Salivary Glands, those glands which secrete the saliva, the principal of which are the parotid, the submaxillary, and the sublingual, disposed in pairs. The parotid, the largest gland, weighing from half an ounce to an ounce, is immediately below and in front of the ear and the zygomatic arch, reaching down as low as the angle of the lower jaw. Its outer surface, slightly lobulated, is covered by the skin and fascia, and its inner surface extends deeply into the neck by two processes, one of which dips behind the styloid process and beneath the mastoid process of the temporal bone and the sterno-mastoid muscle, and the other is situated in front of the styloid process. The external carotid artery passes through the substance of the gland. It is also traversed by the posterior auricular, transverse facial, temporal, and internal maxillary arteries, by a venous trunk formed by the union of the temporal and internal maxillary veins, and by a branch connecting this trunk with the jugular vein. The facial nerve and its branches and the great auricular nerve pass through it from before backward. The internal carotid artery and internal jugular vein lie close to its deep surface.

The duct of the parotid gland (the duct of Steno) is about 2 1/2 in. long, opening on the inner surface of the cheek by a small orifice opposite the second molar tooth of the upper jaw; it is dense, of considerable thickness, and its canal is about the size of a crow quill, composed of an external fibrous and internal mucous coat, lined with columnar epithelium. The gland is supplied with blood by branches of the external carotid artery, and with nerves from the carotid plexus of the sympathetic, the facial, the superficial temporal, the auri-culo-temporal, and great auricular nerves; and its lymphatics terminate in the superficial and deep cervical glands. The submaxillary gland is situated below the lower jaw, within and just in front of the angle, lying upon the mylo-hyoid, hyo-glossus, and stylo-glossus muscles, and is separated from the parotid by the stylo-maxillary ligament. It is irregular in form, and weighs about two drachms. It is relatively smaller in the herbivora than in the carnivora, being in the latter larger than the parotid. The facial artery lies imbedded in a groove in its posterior and upper border. Its duct (Wharton's) is about 2 in. long, much thinner than that of the parotid, and opens by a narrow orifice by the side of the fraenum of the tongue.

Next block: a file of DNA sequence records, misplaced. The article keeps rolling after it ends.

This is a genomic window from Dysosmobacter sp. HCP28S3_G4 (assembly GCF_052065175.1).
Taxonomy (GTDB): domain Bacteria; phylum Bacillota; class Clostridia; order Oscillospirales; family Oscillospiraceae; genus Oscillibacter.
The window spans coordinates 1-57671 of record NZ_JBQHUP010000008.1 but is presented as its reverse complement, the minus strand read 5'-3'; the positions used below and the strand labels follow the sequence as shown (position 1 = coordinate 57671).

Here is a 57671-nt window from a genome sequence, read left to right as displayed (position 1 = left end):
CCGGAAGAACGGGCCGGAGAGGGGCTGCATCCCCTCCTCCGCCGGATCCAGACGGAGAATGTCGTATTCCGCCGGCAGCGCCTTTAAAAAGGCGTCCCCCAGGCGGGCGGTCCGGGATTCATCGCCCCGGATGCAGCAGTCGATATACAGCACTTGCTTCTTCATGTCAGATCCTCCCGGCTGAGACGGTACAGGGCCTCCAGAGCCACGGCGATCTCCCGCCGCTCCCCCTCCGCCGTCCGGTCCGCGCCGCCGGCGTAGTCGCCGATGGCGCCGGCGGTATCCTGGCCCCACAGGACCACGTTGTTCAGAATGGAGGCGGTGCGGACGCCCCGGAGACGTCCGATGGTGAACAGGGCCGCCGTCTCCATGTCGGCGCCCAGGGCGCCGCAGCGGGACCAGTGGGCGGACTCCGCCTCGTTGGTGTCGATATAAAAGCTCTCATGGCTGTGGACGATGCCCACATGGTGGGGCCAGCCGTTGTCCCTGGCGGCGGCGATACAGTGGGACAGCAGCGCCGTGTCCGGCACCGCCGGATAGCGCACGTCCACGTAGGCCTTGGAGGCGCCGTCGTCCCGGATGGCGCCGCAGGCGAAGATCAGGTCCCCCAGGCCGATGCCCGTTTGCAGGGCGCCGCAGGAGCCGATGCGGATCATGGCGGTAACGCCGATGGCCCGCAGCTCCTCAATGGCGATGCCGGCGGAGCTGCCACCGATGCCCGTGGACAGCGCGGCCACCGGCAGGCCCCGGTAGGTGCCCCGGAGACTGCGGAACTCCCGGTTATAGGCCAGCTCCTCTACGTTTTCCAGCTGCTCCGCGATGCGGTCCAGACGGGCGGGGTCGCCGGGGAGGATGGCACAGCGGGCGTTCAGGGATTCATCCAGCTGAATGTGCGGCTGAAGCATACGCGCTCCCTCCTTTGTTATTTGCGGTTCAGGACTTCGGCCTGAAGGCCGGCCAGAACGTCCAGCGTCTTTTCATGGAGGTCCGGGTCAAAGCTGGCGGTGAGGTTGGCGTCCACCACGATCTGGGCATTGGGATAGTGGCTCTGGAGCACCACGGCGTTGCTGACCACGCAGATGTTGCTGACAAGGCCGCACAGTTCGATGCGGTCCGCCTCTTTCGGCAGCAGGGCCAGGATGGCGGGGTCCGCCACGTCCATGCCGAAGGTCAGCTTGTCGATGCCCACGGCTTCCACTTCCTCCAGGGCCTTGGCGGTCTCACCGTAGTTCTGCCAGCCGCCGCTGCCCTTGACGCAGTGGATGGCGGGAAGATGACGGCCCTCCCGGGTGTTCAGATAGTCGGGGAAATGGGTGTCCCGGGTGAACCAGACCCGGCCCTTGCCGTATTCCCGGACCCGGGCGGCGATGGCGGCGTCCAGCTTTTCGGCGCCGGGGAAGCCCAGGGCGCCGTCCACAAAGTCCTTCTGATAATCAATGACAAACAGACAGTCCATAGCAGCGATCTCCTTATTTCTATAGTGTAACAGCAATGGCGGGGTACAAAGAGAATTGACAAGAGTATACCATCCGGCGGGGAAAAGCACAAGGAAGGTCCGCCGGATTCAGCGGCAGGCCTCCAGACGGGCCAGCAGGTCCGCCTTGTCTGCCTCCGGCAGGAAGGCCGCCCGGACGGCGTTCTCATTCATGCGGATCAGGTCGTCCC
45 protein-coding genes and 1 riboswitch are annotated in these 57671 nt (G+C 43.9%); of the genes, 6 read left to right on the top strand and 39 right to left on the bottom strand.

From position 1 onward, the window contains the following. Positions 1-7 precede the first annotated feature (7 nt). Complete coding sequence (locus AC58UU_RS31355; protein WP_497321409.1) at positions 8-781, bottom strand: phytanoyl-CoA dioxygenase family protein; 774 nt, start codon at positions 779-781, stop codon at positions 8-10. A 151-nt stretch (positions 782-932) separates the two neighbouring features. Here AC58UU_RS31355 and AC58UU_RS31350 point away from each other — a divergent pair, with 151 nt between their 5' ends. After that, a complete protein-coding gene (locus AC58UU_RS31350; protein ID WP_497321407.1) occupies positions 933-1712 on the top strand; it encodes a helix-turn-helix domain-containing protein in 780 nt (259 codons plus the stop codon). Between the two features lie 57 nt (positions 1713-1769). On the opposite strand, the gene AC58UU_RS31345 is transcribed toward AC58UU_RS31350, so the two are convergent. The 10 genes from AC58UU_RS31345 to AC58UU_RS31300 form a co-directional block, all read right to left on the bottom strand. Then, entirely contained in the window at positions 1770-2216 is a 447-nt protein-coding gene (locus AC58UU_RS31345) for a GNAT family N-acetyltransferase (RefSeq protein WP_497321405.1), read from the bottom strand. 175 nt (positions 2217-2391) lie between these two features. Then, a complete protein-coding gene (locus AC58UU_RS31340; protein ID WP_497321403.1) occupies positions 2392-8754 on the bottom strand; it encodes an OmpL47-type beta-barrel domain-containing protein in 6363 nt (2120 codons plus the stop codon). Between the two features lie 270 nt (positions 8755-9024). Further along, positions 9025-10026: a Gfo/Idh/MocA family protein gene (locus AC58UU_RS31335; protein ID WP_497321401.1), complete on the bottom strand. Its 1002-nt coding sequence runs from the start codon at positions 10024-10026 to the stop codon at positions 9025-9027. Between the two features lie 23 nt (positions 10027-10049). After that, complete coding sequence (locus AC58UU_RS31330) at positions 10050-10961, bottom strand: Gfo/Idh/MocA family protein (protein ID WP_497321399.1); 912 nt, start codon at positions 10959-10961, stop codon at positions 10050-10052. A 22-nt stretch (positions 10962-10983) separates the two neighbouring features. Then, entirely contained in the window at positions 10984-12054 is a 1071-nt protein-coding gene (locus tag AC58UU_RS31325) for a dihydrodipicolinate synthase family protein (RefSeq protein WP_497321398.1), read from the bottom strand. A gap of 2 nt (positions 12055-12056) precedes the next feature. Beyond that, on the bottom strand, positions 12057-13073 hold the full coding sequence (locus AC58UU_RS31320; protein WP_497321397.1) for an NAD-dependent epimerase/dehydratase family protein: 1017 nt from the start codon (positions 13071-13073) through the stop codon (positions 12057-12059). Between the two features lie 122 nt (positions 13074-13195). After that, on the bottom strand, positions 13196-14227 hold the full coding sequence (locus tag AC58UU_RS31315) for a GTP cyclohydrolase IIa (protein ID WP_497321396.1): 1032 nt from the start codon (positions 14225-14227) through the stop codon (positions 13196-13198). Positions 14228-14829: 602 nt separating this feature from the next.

The gland is supplied with blood by branches of the facial and lingual arteries, and its nerves are derived from the submaxillary ganglion, from a branch of the inferior dental, and from the sympathetic. The sublingual gland is the smallest, weighing about a drachm. It is situated in the floor of the mouth at the side of the fraenum linguae, in contact with the inner surface of the lower jaw, close to its symphysis. Its excretory ducts are from 8 to 20 in number, very short, and open on the crest or projection formed by the gland itself. One or more join to form a duct known as the duct of Bartholine, which opens into Wharton's duct. The gland is supplied with blood from the sublingual and submental arteries, and with nerves from the gustatory nerve. - These three pairs of glands are of the kind called conglomerate, consisting of numerous lobes composed of smaller lobules connected together by areolar tissue, vessels, and ducts. There are other small glands lying in and beneath the mucous membrane of the mouth, such as the labial and buccal glands, the follicular glands of the tongue, and certain glandular bodies in the mucous membrane of the pharynx. (See Pharynx.) Prof. Dalton obtained pure parotid saliva from the human mouth by introducing a silver tube into the duct, and arrived at many important facts regarding its functions.

In one observation 480 grains of the secretion flowed from the tube in 20 minutes. The secretion takes place most rapidly during mastication, and on that side of the mouth where the mastication is performed, as has been shown by Colin and confirmed by Dalton. The flow is also active upon the sight or perception of the odor of food, and also from the influence of the imagination. Bernard has shown that galvanization of the small root of the fifth pair of nerves, and of the facial, immediately produces profuse secretion from the parotid. Parotid saliva is clear and limpid, and differs in composition somewhat from that of the submaxillary and sublingual glands. It contains organic matter, sulpho-cyanide of sodium, phosphate of lime, chlorides of potassium and sodium, and carbonate of soda. The function of parotid saliva is now generally regarded as chiefly to assist in mastication and deglutition. Pure submaxillary saliva was first studied as a distinct fluid by Bernard. It is more viscid than that from the parotid, but is perfectly clear, and on cooling becomes gelatinous. Its organic matter is not coagulated by heat.

Bernard regards the function of submaxillary saliva as exclusively connected with gustation or tasting, and says its secretion only takes place under the stimulus of the gustatory nerves. The secretion of the sublingual is more viscid than that of the submaxillary, but does not gelatinize on cooling. Like the secretion from the other salivary glands, it is decidedly alkaline. Its organic matter is not coagulated by heat, acids, or metallic salts. The functions and properties of the mixed saliva of all the glands of the mouth are stated in the article Digestion.